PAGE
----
Wednesday, January 7, 2009

Word of Caution: Inaccurate Vitamin D tests at Quest Diagnostics Labs

If you are like most diagnosed Celiacs, you've had your nutrient levels checked via a blood test. If you have had your Vitamin D levels checked within the last 2 years at a Quest Diagnostics Lab then you may want to keep reading. I think they may have been too busy counting the $5 Billion in sales they had over the first nine months of 2008.

The company (the nation's largest medical lab) has acknowledged that their Vitamin D tests have been inaccurate. The consequences are..
An erroneously high result might mean patients would not take vitamin D supplements when perhaps they should, doctors said. And an erroneously low test result might lead in rare instances to a toxic overdose of vitamin D. When the Quest tests have been inaccurate, the reading has typically been too high, although not in all cases.
Quest blames an increase in demand for the test (while at the same time switching to a new testing method), using sophisticated equipment, using faulty equipment, and the fact that many of their labs did not following proper procedures for the errors. Did they get any tests right? Who knows.
Dr. Wael A. Salameh, the medical director for endocrinology at Quest’s most sophisticated laboratory, said the inaccurate results represented fewer than 10 percent of all the vitamin D tests done by the Quest from early 2007 to mid 2008.
I myself have had my Vitamin D levels taken and they were found to be low. I was then diagnosed with Osteopenia after having a bone density scan. My test was conducted at LabCorp though. If you are like me but have not been taking high doses of Vitamin D daily to up your levels after going Gluten Free, then your bone problems could be getting worse.

Like we need anything else to worry about! It's good to know that the FDA has decided NOT to regulate these diagnostic tests either. What do they actually do?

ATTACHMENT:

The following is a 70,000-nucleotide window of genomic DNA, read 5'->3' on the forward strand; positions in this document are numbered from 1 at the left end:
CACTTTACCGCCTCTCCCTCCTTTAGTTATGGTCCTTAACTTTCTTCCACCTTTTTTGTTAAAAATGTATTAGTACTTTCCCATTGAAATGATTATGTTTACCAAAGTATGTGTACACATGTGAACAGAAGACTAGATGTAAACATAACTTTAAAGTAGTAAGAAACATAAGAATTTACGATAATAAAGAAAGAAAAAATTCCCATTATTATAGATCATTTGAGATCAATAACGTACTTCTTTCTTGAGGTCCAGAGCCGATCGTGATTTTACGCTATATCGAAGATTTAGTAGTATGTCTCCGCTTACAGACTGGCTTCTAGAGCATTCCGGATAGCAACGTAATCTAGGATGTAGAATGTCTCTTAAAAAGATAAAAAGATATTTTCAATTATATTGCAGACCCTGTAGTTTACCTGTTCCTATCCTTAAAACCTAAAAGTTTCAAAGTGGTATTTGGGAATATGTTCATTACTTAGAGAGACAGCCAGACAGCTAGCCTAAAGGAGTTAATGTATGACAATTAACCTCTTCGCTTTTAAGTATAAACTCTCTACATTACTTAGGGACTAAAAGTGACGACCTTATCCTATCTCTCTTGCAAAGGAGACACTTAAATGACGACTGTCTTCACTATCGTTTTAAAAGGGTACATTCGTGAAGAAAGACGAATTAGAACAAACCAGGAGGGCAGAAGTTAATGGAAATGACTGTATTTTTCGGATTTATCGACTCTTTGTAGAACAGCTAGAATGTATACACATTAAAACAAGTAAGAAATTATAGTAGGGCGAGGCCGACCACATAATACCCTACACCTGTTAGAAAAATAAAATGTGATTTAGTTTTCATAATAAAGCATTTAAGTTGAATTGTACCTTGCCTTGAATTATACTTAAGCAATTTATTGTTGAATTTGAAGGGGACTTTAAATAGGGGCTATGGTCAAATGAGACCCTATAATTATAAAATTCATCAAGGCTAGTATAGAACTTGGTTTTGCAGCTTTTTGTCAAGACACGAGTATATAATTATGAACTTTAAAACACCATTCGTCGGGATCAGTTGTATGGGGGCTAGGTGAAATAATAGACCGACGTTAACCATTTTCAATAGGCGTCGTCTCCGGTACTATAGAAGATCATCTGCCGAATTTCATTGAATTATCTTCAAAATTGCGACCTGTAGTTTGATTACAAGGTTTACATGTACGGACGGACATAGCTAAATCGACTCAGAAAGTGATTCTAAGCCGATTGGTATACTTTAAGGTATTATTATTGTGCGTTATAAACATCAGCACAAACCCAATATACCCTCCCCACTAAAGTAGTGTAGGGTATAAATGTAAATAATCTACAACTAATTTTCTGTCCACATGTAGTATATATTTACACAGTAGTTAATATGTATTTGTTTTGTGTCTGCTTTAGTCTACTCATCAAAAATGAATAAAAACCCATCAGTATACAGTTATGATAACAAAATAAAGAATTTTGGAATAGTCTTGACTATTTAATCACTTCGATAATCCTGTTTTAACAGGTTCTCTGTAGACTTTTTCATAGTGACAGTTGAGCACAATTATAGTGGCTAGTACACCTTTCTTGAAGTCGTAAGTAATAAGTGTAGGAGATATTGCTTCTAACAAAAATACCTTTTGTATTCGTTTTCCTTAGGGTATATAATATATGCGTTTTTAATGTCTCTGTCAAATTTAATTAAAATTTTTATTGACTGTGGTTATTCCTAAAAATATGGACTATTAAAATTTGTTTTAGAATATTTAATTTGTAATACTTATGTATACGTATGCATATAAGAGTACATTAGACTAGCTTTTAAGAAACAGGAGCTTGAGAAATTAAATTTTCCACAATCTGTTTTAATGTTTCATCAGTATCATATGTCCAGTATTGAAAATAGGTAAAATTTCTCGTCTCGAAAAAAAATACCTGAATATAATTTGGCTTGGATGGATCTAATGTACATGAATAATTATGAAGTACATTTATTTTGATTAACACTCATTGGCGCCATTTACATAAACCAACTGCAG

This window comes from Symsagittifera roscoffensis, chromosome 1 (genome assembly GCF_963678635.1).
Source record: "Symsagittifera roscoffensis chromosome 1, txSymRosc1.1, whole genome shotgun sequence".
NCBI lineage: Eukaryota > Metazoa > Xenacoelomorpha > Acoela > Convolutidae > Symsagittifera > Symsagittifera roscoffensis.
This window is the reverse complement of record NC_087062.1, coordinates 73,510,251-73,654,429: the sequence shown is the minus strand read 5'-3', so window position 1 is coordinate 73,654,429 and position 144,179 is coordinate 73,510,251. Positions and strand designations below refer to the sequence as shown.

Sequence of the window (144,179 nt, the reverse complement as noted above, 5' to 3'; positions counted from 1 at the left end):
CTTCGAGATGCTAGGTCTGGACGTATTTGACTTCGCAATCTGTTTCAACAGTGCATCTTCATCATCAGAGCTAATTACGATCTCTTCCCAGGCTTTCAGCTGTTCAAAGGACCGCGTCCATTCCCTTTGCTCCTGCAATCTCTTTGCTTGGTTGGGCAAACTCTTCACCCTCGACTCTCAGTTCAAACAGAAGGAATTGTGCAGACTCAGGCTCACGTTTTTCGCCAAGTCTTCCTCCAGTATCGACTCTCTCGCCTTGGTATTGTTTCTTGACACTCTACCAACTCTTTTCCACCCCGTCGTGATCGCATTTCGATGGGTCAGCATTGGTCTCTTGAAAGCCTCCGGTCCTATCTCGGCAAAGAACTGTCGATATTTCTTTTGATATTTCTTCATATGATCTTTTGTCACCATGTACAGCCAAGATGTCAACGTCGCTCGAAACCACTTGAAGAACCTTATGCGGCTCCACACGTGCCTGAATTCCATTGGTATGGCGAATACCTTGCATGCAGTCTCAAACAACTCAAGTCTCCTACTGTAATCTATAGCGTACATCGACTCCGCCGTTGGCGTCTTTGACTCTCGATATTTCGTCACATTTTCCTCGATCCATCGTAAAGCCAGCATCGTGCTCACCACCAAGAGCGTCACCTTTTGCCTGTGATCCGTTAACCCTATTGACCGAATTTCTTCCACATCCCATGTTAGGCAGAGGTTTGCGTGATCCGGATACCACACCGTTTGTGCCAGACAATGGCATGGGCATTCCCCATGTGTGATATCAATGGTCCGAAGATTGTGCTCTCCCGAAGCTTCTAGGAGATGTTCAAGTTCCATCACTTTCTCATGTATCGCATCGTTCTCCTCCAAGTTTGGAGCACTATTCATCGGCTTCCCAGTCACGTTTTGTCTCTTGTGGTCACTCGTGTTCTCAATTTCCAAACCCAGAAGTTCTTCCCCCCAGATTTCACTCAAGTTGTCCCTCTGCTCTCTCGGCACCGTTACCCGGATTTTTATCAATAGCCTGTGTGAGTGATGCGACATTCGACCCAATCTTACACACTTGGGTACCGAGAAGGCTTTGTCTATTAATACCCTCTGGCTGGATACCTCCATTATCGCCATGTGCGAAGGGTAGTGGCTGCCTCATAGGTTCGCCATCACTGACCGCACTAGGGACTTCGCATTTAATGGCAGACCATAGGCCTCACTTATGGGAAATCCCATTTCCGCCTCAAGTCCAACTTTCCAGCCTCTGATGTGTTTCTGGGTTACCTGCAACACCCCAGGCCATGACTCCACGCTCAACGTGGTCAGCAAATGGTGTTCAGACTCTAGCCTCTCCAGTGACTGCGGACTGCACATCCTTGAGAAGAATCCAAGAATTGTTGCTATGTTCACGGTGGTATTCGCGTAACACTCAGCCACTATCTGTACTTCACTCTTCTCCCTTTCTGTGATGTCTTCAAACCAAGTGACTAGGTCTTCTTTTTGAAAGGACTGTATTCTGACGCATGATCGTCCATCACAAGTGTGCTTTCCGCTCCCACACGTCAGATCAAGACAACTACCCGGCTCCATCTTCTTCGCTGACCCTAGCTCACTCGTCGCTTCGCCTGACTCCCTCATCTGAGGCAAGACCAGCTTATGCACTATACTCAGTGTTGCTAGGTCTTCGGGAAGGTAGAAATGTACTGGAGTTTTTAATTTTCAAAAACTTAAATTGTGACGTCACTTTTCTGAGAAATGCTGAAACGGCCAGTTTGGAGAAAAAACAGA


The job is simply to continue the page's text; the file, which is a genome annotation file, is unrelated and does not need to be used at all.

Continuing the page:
Meanwhile the F.D.A. is considering increasing its role in regulating diagnostic tests. Right now test kits sold to labs, hospitals and doctor’s offices have to be approved by the agency. But tests developed and offered by a single laboratory, like the Quest vitamin D test, do not.
See the following NY Times article for more information.

Click here for Quest Diagnostics Web site.

See below for Raleigh locations...
Raleigh-West 3200 Blue Ridge Rd Suite 200
Raleigh-Northeast 11001 Durant Rd
Raleigh-Northwest 8300 Health park Suite 223
Cary 530 New Waverly Place


Anonymous said...

My doctor prescribed 6000IUs of vitamin D3 IN OIL GELCAP FORM (for example, 3 Carlson 2000IU oil gel caps) per day, and stressed that it must be the oil gel cap form, NOT the tablet or powder capsule form. I had been taking vitamin D3 and calcium combined (actually more than the recommended dose!) for 2 years before, without any effect on my low vitamin D levels. Apparently, the D is not absorbed well (or possibly at all!) unless you take the OIL form. I buy mine in Vitamin Shoppe as I couldn't find the oil gel cap form in my local grocery store.

I hope this helps someone!

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